Why are healthcare organizations turning to family or peers to help improve experiences and outcomes?

Simeon Kwan, DO, MBA:  
Healthcare organizations who care for individuals with complex illnesses are realizing that individuals with serious illness don't want to be isolated. They need and want support. They want to feel connected. When healthcare organizations engage family or caregivers early in that individual's journey, the individual can better manage their illness and care decisions, as well as potentially see better outcomes.

When family and caregivers are better engaged, they can better support the individual in countless ways. For example, they can assist with administrative paperwork, navigate appointments, and provide emotional support to help prevent isolation or loneliness.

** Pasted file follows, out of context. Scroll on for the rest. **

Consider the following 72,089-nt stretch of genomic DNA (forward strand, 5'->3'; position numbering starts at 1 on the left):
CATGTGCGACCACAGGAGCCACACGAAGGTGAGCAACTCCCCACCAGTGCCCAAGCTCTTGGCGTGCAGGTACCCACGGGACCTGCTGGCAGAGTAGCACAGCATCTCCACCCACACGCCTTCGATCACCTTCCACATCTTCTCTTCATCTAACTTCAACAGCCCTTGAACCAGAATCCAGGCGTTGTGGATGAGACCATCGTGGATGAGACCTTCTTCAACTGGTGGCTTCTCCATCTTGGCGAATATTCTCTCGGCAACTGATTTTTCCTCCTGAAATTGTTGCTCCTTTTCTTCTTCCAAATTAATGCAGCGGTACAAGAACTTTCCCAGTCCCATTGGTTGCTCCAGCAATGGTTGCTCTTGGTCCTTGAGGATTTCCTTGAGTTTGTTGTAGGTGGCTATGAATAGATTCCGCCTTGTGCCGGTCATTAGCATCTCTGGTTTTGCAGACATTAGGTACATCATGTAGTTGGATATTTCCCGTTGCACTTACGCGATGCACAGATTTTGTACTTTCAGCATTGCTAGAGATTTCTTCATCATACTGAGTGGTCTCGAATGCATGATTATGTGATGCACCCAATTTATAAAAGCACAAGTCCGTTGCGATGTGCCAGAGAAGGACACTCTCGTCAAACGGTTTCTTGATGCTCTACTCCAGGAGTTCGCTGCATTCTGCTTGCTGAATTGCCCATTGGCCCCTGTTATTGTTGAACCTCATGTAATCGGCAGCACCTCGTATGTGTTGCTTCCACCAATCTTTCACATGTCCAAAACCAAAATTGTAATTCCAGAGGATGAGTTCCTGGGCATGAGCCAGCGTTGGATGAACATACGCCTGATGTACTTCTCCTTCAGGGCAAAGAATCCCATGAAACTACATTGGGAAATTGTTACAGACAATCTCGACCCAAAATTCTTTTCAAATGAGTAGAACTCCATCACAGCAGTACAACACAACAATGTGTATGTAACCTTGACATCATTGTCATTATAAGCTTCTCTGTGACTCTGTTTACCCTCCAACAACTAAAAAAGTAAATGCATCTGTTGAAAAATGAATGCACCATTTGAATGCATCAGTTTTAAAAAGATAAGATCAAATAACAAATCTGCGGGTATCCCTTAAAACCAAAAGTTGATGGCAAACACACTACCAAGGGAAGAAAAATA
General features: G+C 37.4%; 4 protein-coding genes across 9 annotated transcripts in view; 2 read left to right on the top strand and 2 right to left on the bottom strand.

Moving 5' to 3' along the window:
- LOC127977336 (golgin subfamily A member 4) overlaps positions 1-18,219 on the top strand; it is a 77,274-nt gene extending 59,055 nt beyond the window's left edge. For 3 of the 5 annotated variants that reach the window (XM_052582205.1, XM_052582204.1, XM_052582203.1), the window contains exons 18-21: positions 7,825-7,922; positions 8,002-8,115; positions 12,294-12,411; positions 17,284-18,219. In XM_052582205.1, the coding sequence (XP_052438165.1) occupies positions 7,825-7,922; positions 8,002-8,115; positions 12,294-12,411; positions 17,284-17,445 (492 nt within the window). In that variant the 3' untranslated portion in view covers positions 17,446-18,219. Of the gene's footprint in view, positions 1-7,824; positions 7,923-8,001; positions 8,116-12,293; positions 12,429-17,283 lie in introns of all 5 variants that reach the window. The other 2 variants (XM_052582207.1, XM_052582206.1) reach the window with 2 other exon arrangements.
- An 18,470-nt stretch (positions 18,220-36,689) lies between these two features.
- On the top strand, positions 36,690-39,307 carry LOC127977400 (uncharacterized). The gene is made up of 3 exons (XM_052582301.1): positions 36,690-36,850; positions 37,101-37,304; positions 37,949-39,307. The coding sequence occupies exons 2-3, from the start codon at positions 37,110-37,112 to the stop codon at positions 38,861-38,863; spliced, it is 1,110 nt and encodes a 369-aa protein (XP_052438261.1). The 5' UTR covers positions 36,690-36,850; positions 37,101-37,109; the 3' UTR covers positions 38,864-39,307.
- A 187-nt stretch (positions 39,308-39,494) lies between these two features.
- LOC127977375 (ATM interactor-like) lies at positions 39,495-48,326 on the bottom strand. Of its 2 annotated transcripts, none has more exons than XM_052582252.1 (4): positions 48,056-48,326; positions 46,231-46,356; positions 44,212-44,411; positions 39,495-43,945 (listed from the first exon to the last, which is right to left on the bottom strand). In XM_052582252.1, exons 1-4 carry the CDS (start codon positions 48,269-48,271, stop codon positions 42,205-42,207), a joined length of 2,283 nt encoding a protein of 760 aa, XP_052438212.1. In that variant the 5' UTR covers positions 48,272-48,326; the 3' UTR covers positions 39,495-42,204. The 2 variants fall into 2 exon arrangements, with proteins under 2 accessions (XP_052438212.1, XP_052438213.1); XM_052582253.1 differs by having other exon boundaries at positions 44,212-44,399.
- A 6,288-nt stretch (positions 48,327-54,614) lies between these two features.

Engaging family and caregivers also enables them to become another set of eyes and ears to resolve health concerns early. For example, a family member may be the first to find a wound that needs to be addressed quickly to avoid complications. Once alerted to a problem, we can then address the issue and prevent it from worsening. The earlier we know of challenges or symptoms, the better care we can provide.

Clarence Jordan, CPS, MBA: Like Dr. Kwan mentioned, healthcare organizations are engaging family and peers to help bridge knowledge gaps and guide them to appropriate resources to navigate their situation for better outcomes. In a lot of communities, including communities of color or underserved communities with limited resources, mental health conditions and suicidal ideation can become an acute challenge. Many families dealing with a family mental health crisis have limited knowledge and awareness of the condition. They also may not be aware of the support systems available other than 988.